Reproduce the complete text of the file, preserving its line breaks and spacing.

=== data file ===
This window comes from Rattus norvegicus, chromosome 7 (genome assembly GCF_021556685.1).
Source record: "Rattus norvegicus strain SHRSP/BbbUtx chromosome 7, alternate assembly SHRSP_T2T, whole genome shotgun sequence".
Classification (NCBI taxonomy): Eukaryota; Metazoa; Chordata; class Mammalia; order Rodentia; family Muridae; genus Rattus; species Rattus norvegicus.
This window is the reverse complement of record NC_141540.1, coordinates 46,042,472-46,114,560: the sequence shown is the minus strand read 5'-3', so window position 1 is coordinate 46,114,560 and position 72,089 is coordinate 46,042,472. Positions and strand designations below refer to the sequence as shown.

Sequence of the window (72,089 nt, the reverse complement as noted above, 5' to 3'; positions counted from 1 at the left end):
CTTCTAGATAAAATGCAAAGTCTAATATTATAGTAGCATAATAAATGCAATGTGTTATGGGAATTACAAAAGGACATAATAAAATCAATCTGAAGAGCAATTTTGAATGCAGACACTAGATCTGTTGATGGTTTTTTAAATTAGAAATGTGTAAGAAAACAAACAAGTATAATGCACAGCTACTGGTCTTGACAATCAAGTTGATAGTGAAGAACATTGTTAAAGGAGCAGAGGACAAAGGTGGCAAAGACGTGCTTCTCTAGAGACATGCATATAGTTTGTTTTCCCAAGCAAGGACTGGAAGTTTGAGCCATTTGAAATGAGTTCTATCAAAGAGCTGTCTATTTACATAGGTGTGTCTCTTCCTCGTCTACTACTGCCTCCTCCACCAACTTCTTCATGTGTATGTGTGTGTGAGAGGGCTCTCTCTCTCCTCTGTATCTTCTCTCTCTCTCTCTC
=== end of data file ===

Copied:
This window comes from Rattus norvegicus, chromosome 7 (genome assembly GCF_021556685.1).
Source record: "Rattus norvegicus strain SHRSP/BbbUtx chromosome 7, alternate assembly SHRSP_T2T, whole genome shotgun sequence".
Classification (NCBI taxonomy): Eukaryota; Metazoa; Chordata; class Mammalia; order Rodentia; family Muridae; genus Rattus; species Rattus norvegicus.
This window is the reverse complement of record NC_141540.1, coordinates 46,042,472-46,114,560: the sequence shown is the minus strand read 5'-3', so window position 1 is coordinate 46,114,560 and position 72,089 is coordinate 46,042,472. Positions and strand designations below refer to the sequence as shown.

Sequence of the window (72,089 nt, the reverse complement as noted above, 5' to 3'; positions counted from 1 at the left end):
CTTCTAGATAAAATGCAAAGTCTAATATTATAGTAGCATAATAAATGCAATGTGTTATGGGAATTACAAAAGGACATAATAAAATCAATCTGAAGAGCAATTTTGAATGCAGACACTAGATCTGTTGATGGTTTTTTAAATTAGAAATGTGTAAGAAAACAAACAAGTATAATGCACAGCTACTGGTCTTGACAATCAAGTTGATAGTGAAGAACATTGTTAAAGGAGCAGAGGACAAAGGTGGCAAAGACGTGCTTCTCTAGAGACATGCATATAGTTTGTTTTCCCAAGCAAGGACTGGAAGTTTGAGCCATTTGAAATGAGTTCTATCAAAGAGCTGTCTATTTACATAGGTGTGTCTCTTCCTCGTCTACTACTGCCTCCTCCACCAACTTCTTCATGTGTATGTGTGTGTGAGAGGGCTCTCTCTCTCCTCTGTATCTTCTCTCTCTCTCTCTC